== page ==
What is the limit of how many
applications for Federal Jobs I can send in?
What is the best use of my Federal job search time: quality or quantity? I see
the job listings on the site are long and complex. Most are multiple pages. What
is to be gained by wading through all that boiler plate. Maybe my application
could be a bit more on target, if I read all that stuff. On the other hand is
not my Federal job hunting time better spent filling out more application forms?
The more applications I file the better my chances of receiving a good offer. So
which is to be preferred more precise applications or more numerous
applications? And, finally is there a limit to how many applications I can make?
There is no limit to the number of applications for Federal employment you can
file. Now letís examine the more important question, what is the best use of
your time? You didnít say what level of job you are seeking. This can have an
important bearing on your question. Generally the higher the salary, the more
precise the application needs to be. Your chances of landing a high-level job
without a resume that is right on-target are slim.
Two reasons explain this. One has to do with the number of competitors for a
given opening and the other with the nature of higher versus lower level jobs
While there is no strict rule that says high salary jobs attract more
applications than lower paying jobs, that is usually the case. To beat the
competition for high level jobs your resume must address the exact requirements
of the job better than the next person does. On the other hand in the lower
grade levels, in certain occupations and locations, the supply of candidates is
low. These jobs sometimes face a shortage of applicants.
GS-7 and Below
When and where these candidate shortages develop is difficult to predict.
The candidate supply varies greatly by occupation, location and season. However,
as a rule shortages at GS-7 and below are more common than at GS-9 and above. At
GS-9 and above the pool of candidates includes both new comers to Federal
service and those seeking promotion.
At GS-7 and below you should put together a good, sound resume and then spend
your time using it to file for as many vacancies as you can. Try to file 4 or 5
applications a week until you get an offer. You will be trying to hit the right
set of circumstance: a job that fits your interests and skills, in a suitable
location that will come open when you need it, and for which there is an
immediate, not an ďanticipatedĒ opening.
Development vs Advanced Positions
Almost all jobs at GS-7 (or in the blue collar area at the apprentice level)
and below are developmental positions. You are hired for your potential as well
as your skills. Consequently you are expected to file a resume that presents
your skills and a good work or educational background.
As you gain work experience you are expected to move from a more generalize set
of skills to more specific, that is, to skills more targeted to a given job.
Thatís why for a high level position you need to study the vacancy announcement
carefully and show that you have the targeted skills required.
The higher the level of the job, the more likely the job will have unique
qualifications. Lower level jobs have more general qualifications. In either
case you need to study the vacancy announcement sufficiently to know what the
qualifications are for the kind of job you want. In the case of the lower level
job you can assume that many jobs will have similar qualifications. Do a good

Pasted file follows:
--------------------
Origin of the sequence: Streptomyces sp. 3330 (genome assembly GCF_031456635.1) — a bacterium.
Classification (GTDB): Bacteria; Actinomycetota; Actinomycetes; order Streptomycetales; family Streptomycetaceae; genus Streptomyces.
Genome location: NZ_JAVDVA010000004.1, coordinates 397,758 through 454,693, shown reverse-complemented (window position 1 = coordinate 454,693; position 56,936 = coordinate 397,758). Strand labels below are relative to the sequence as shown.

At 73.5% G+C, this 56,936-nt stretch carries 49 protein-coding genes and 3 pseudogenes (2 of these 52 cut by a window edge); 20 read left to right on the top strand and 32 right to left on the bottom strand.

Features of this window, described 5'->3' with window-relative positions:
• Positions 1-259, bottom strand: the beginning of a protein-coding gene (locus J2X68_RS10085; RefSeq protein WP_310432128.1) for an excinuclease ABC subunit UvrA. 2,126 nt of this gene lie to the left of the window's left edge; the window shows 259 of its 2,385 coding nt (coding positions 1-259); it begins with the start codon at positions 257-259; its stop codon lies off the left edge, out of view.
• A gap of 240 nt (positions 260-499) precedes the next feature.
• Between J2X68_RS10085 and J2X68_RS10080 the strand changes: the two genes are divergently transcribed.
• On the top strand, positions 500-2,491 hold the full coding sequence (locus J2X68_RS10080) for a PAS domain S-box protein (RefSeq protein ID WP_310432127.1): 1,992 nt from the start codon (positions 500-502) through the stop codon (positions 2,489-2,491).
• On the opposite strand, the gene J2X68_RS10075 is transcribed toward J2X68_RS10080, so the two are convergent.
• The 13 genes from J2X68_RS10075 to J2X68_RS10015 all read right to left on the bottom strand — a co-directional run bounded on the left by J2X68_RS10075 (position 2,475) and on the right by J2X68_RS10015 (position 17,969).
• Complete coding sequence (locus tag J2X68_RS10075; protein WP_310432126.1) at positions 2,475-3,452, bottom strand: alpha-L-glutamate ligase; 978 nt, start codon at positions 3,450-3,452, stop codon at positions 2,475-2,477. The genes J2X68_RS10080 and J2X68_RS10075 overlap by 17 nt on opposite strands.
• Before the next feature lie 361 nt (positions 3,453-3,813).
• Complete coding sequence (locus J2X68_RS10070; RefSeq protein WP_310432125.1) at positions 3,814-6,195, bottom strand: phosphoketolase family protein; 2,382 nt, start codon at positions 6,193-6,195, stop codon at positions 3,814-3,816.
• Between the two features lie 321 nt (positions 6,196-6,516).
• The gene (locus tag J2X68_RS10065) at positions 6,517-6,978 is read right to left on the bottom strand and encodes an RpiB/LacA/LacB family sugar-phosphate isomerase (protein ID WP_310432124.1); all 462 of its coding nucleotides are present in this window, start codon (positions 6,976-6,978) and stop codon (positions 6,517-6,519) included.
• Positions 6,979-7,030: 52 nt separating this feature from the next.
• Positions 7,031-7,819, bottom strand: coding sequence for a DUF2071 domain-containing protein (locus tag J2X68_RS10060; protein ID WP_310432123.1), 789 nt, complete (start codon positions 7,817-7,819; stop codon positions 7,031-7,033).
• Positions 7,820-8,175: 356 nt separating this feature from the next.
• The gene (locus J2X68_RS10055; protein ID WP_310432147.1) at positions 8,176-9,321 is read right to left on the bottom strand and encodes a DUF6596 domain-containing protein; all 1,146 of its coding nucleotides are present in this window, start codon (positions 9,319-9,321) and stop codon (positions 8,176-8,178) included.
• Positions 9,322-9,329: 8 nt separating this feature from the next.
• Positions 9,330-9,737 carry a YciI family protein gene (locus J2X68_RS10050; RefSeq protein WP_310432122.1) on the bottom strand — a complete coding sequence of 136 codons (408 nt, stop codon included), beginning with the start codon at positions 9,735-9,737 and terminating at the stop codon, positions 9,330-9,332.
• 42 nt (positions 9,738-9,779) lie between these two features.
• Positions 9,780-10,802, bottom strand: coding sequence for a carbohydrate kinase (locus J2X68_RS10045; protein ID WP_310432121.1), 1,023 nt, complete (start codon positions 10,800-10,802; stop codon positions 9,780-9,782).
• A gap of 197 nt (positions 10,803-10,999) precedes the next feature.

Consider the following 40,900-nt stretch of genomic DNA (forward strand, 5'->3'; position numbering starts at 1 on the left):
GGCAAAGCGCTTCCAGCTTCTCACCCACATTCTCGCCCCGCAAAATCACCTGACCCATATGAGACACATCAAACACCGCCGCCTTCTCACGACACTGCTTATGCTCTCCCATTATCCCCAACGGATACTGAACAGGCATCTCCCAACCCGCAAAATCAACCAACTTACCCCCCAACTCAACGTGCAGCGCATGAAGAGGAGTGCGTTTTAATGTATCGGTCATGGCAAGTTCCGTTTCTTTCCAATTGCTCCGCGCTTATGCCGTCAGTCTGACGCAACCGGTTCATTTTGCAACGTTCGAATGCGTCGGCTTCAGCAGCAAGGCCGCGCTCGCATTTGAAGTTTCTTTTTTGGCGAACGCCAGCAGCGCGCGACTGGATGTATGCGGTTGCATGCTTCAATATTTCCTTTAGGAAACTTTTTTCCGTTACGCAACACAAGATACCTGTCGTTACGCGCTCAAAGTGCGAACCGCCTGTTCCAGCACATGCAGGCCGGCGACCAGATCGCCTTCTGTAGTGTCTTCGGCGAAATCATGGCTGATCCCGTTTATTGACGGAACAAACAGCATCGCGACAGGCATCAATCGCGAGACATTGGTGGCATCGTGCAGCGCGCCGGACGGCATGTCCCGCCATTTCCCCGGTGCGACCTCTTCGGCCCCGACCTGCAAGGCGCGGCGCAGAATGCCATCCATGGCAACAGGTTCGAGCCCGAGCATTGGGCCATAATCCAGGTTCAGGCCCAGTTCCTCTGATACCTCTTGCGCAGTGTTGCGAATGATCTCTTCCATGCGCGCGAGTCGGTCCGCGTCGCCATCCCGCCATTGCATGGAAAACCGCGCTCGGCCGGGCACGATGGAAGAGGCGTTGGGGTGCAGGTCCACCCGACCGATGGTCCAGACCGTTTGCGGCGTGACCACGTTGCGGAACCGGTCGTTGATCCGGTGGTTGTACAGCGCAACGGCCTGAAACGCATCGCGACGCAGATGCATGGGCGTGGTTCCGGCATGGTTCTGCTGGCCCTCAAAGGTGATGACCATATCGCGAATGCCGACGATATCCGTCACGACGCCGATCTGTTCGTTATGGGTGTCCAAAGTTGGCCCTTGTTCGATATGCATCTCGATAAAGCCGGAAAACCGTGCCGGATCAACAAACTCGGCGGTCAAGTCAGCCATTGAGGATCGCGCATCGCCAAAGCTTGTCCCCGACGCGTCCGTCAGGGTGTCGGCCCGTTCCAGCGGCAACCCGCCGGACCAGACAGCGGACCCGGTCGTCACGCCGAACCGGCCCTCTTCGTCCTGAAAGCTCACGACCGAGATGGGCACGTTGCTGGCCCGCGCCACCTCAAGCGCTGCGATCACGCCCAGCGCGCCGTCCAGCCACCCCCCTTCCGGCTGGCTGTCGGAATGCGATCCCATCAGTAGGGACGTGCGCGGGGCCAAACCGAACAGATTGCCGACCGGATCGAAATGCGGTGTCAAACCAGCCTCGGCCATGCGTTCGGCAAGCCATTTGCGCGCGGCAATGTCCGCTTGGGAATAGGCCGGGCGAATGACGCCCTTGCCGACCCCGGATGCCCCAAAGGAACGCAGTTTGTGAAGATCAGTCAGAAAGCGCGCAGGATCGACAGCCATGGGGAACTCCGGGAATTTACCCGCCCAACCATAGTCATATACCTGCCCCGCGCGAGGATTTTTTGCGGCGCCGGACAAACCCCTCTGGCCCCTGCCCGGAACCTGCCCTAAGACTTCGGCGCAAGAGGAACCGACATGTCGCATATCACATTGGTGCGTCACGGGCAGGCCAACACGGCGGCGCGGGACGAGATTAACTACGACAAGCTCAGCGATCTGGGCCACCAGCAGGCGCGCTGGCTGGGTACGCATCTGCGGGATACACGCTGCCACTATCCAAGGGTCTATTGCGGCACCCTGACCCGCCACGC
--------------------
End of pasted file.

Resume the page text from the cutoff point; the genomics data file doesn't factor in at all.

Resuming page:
job of responding to those qualifications and you will have a resume that can
serve for many openings.
In the case of a high level job you will need to study the announcement to
identify the unique qualifications for that particular job and respond to them.
The next vacancy announcement in the same occupation may have very different
unique qualifications. Thatís why each resume for upper level jobs has to be
tailored to the job. If you do not do that and your competitor does, who do you
think will get the offer?
Another way to look at the difference between upper and lower level jobs is to
consider the degree of specilization. For the most part, the higher the level,
the more specialized the job. You need to show on your resume for these higher
level jobs that you have identified and mastered the specializations in
question. These specializations vary from opening to opening. That's why you
need to focus accurately on each vacancy. Lower level jobs are more general. And
so vacancies tend to be more similar.
A section of all vacancy announcements, for higher or lower level jobs, that
you can not afford to overlook is the section that presents the filing
instructions. This section includes a list of the documents the examiner may
wish to see included with your Federal resume. For example, sometimes a
transcript of your school record is requested. If you do not include your
transcript, your application will receive a lower rating. Other times a special
application form may be requested. You will need to obtain this form (they are
available on line
) and complete it.
In addition to including your qualifications, you need to make sure that
your resume contains the required information. This site contains a
Federal Resume builder
. You can use it to create a Federal Resume that will
cover all of the bases.
A Job In Itself
No question looking for a job is a job. Given its importance, job-hunting is
a job that must be done and done well. When it is, you will be rewarded with a
good-paying, secure position. So for the lower paying positions, go with volume.
For the higher paying, go with in-depth quality and as much volume as you can
To submit questions to the Federal Jobs Advisor, write to: Federal Jobs
Advisor, Federal Jobs Digest, 1503 Radcliff Court, Newtown Square PA 19073. We
regret that not all questions may be answered. ē